There were more growls from the coyotes, yelps from Roach, the sound of gnashing teeth, all echoing through the thick fog—but moving away. Or was I fading? I struggled to sit up. I couldn’t see them anymore. The fighting had taken the animals away from me into the yard of a neighboring house.
The ground shook once, twice. I glanced around, looking for the animals. The coyotes whined a few times, and then they were stumbling, running, loping away.
I struggled to my feet—and that’s when I saw him.
The massive humanoid figure visible through the fog towered over the two-story houses around me. He had long, long arms that reached down to where his knees ought to be. He was…not wearing clothes, but not exactly naked, either. His head was huge for his thin frame, the size of a house itself. I couldn’t make out his features, but I saw him turn his head to watch as the animals ran for cover. Then he glanced down at me from his great height, before turning and lumbering away.
I struggled to my feet, shouted for him to stop, to come back, to help me. You see, I didn’t understand then what the invader was—but I knew without a doubt that if I didn’t get help, I was liable to bleed out. I took the chance—and only made it three steps across the thin layer of snow before my injured leg buckled and sent me sprawling back to the cold, unforgiving ground.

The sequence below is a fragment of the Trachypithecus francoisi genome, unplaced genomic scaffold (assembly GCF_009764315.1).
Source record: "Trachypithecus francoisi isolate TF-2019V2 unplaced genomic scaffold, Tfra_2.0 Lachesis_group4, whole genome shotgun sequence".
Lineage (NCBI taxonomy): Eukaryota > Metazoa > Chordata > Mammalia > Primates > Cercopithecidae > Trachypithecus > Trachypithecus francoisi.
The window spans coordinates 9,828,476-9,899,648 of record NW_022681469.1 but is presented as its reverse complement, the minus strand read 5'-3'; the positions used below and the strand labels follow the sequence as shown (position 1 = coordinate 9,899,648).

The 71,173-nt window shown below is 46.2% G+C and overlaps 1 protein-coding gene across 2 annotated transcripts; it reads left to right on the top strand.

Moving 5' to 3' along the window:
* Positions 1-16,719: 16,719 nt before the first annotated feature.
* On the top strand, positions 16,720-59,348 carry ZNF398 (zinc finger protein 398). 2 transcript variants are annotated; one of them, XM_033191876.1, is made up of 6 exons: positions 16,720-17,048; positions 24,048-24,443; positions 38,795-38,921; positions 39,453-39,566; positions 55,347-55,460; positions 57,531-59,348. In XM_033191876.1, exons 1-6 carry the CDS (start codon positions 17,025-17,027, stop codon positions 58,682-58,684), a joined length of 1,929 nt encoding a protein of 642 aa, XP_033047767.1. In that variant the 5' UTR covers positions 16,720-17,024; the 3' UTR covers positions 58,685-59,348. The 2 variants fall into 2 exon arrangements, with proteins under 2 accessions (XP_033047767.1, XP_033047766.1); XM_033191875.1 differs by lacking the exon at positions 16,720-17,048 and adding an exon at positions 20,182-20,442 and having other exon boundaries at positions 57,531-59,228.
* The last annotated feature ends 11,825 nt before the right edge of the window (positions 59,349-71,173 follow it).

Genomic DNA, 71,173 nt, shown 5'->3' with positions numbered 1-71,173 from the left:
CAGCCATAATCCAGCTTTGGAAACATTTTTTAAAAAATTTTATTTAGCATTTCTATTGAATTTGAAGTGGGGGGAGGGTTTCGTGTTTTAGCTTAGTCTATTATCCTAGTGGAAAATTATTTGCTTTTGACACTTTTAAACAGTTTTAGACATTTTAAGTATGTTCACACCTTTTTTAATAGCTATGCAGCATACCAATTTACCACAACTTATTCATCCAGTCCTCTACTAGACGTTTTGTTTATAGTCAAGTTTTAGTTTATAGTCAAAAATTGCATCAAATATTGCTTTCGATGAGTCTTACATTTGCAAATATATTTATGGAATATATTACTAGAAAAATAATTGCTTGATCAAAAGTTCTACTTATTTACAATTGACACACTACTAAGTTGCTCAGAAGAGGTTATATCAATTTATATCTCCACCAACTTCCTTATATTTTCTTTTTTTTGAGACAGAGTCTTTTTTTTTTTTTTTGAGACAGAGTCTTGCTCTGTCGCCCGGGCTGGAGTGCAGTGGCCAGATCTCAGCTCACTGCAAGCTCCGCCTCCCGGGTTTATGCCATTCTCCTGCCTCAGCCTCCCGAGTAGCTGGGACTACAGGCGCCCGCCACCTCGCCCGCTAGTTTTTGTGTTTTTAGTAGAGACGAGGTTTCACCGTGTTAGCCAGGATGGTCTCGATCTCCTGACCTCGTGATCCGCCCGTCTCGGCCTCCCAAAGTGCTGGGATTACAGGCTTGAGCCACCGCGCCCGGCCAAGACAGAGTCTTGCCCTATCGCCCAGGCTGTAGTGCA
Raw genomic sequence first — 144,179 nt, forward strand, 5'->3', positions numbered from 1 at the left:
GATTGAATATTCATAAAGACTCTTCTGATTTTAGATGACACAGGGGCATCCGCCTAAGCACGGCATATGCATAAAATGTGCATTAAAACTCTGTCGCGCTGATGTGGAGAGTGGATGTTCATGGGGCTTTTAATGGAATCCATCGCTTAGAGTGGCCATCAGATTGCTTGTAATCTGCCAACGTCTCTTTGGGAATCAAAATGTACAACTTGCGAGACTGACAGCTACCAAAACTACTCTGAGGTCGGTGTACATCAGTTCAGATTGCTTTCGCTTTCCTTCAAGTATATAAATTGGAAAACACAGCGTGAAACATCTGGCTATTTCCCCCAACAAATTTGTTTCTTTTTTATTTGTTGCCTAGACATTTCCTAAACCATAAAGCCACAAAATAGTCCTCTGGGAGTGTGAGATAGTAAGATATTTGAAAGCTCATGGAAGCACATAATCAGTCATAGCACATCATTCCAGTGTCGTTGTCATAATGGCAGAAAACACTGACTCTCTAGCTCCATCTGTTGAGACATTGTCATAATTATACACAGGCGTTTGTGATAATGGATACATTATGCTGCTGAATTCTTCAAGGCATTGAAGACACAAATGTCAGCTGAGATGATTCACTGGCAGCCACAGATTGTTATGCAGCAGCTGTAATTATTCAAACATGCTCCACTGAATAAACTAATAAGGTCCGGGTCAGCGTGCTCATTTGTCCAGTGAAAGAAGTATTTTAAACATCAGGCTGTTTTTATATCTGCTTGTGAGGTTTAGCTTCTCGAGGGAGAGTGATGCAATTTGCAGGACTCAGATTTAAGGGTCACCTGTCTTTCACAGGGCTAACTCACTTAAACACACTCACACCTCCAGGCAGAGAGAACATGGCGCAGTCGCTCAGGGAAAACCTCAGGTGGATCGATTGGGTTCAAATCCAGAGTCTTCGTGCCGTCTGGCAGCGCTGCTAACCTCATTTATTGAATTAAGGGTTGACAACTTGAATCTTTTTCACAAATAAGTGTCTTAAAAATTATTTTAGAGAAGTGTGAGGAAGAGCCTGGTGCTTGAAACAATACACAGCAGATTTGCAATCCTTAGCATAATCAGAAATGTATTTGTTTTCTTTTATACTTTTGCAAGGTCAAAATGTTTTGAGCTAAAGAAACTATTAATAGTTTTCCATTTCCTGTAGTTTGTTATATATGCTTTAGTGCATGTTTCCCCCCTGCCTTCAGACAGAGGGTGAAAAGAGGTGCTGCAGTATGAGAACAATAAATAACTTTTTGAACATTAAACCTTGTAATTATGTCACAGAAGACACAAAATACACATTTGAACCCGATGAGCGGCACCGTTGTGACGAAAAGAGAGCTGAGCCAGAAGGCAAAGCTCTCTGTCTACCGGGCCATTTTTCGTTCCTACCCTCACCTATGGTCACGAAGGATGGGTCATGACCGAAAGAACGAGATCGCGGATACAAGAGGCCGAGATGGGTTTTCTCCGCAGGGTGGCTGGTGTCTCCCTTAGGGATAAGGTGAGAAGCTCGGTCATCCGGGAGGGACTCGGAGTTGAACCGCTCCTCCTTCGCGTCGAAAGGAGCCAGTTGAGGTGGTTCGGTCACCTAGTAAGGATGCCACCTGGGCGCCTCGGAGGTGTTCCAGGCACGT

The Earth trembled with each step the giant took, until he faded into the fog. The world went still.
I lay there as my breathing slowed. I took the cloth from around my hands and managed to tie it tightly around my injured thigh, still oozing fresh red blood. Then I lay back and waited to die.
It was only a matter of time before I ran out of food and died anyway. Why not just let go? I almost felt warm for the first time in days. I closed my eyes.
An interminable time later, something rough and wet licked my numbed face.
“Stop,” I mumbled. I pushed it away weakly. “Let me die.”
I raised my hands to cover my head. A ragged creature scraped its tongue along my neck. It was a familiar wet scratching feeling.
“Roach?” I croaked.
The bright spot of a flashlight swept across me. Footsteps approached—normal size footsteps. Boots squishing in the layer of sleet.
“How in the blazes…” the man called out, turning his head. “Hey! Over here!”
More footsteps. Hushed voices, whispering to each other, tense and clipped.